The company in charge of the stalled Mt. Hope mining project is slashing executive salaries and looking for other ways to cut costs as it seeks new funding to one day get the mine in operation.

General  Moly Inc. said it cut the cash compensation for its CEO and members of its Board of Directors by 25 percent, with other senior employees getting pay cuts of between 10 and 20 percent. The move comes as the company tries to find funding for the molybdenum mine outside of Eureka.

At the same time, General  Moly said it is putting up cash and other incentives to keep key employees from leaving the company. They would get the payoffs if they stay through Jan. 15, 2015.

“As we continue to develop a full financing package that provides the best outcomes for our stockholders in the current market, the company is taking prudent steps to reduce planned expenditures that maximize our financial flexibility and secure readiness for the rapid start of construction activities at Mt. Hope,’’ said Bruce D. Hansen, chief executive officer. “Our carefully crafted program maintains liquidity by reducing engineering, administrative and procurement expenses, trimming our expenditures from $2-3 million per month to less than $1.5 million per month.”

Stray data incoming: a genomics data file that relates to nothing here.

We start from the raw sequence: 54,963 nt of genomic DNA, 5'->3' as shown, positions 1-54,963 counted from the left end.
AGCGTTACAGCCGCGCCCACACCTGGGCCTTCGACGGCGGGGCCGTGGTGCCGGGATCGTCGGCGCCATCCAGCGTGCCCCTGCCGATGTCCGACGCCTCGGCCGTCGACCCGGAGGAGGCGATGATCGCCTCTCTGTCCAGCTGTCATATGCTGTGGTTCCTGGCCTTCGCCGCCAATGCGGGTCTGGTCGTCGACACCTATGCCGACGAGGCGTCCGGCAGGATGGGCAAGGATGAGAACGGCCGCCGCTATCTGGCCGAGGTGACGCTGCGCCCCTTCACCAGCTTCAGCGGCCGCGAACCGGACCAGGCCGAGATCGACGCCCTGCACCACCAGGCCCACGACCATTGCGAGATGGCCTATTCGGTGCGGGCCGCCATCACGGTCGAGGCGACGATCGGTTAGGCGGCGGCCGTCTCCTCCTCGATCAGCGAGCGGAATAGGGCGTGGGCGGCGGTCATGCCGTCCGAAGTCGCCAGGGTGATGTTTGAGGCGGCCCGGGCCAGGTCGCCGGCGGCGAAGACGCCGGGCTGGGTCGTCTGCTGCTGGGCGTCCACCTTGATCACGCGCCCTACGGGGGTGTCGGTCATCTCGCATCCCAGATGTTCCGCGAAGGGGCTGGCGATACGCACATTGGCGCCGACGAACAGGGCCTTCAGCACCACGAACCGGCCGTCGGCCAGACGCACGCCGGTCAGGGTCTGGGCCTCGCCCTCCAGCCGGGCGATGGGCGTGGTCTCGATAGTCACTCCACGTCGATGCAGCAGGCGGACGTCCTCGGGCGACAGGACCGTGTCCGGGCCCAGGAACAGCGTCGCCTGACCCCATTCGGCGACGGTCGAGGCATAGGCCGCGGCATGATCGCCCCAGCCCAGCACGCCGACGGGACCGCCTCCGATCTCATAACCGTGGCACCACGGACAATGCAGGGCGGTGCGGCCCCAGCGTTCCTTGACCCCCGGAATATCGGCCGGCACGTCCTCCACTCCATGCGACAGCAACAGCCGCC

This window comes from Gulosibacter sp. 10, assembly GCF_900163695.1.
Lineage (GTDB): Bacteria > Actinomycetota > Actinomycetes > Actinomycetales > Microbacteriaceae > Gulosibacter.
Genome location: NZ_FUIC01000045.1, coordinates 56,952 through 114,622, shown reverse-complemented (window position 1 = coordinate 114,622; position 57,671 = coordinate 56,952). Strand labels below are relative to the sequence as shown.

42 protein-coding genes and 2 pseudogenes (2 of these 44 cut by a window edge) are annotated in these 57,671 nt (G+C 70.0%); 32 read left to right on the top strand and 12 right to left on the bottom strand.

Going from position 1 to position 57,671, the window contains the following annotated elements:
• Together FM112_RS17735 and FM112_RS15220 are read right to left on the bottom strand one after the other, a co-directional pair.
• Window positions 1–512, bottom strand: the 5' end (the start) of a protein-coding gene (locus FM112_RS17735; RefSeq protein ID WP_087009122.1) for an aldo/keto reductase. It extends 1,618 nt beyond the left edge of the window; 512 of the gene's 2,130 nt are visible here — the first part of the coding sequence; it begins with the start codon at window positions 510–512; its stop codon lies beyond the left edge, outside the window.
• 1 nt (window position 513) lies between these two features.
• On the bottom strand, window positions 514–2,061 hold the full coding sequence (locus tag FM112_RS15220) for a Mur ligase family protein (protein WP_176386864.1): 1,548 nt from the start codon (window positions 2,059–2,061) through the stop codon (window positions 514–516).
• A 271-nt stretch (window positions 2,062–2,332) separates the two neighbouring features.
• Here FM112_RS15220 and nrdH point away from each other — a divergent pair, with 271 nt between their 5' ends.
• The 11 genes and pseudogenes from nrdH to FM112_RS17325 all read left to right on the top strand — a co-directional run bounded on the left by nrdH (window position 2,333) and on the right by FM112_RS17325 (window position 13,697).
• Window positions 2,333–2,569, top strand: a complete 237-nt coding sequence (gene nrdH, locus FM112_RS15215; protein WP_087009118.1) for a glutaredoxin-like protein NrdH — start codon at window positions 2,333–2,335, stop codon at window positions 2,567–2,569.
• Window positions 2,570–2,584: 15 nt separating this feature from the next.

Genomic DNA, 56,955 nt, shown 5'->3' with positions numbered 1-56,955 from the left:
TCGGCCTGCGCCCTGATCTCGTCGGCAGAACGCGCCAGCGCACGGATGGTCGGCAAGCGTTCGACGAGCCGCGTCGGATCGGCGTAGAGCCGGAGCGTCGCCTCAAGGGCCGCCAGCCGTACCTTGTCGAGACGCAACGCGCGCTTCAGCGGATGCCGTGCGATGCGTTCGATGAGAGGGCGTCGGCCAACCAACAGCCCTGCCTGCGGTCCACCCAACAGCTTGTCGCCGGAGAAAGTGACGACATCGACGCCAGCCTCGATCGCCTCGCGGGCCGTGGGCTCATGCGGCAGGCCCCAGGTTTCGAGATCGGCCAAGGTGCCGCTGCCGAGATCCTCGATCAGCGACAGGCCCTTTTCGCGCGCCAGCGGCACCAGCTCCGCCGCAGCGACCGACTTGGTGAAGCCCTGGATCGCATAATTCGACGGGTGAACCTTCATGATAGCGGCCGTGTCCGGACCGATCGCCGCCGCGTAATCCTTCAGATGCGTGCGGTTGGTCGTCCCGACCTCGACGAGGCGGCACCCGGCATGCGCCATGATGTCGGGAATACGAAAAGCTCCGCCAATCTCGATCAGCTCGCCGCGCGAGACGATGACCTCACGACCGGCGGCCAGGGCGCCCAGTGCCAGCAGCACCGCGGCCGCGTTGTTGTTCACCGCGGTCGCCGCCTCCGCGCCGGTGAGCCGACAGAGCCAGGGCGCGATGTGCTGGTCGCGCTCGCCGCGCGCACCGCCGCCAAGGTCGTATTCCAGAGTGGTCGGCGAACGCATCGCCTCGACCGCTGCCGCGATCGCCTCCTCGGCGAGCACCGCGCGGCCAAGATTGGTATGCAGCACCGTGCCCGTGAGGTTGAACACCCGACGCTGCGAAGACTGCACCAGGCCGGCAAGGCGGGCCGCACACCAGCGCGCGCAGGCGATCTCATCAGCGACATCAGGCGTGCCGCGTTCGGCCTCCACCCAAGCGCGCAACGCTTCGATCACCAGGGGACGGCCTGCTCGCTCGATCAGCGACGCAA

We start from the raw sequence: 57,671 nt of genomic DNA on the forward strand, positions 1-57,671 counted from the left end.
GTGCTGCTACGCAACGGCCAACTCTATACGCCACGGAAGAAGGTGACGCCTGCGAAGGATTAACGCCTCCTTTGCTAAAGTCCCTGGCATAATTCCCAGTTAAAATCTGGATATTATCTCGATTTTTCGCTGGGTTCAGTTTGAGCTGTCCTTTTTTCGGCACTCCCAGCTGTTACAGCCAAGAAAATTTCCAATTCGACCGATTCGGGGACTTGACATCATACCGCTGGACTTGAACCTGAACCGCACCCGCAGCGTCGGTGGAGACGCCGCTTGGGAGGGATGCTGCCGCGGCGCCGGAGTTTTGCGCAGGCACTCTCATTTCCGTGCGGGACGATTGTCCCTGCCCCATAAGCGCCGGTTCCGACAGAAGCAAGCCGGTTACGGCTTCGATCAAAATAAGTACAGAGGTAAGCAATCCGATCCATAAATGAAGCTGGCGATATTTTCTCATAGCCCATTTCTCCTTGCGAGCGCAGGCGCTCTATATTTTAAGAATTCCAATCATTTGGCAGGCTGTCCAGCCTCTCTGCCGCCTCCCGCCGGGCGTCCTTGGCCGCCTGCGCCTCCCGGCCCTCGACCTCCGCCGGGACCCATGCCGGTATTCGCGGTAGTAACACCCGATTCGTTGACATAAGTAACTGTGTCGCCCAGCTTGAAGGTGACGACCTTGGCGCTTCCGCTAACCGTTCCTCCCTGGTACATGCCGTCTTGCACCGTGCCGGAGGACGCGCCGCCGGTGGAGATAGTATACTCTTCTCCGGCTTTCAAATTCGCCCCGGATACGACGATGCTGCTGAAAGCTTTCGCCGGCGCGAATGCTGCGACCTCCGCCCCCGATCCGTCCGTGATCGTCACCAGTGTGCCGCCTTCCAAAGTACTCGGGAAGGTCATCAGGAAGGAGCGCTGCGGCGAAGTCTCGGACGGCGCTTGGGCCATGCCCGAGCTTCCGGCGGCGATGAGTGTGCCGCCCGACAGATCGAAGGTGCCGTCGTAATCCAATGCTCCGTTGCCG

Almost all activity at the mine has been halted in the wake of the collapse of a deal with a Chinese company earlier this year for a $665 million loan to develop the mine at Mt. Hope.  Hansen said the company is actively pursuing a number of financial options, but said they will take some time to complete as planned.

“Given that the fully-permitted Mt. Hope project is construction ready and backed by off-take agreements and a strong joint venture partner, we believe the company is well positioned to executive full project financing,’’ he said.

Hansen said the company’s engineering at Mt. Hope had been six months ahead of construction activities and can be hibernated and resumed if financing is secured. If that happens, the construction of the mine would take about two years.

Hansen said the company still believes the Mt. Hope mine remains one of the world’s best and largest undeveloped moly projects.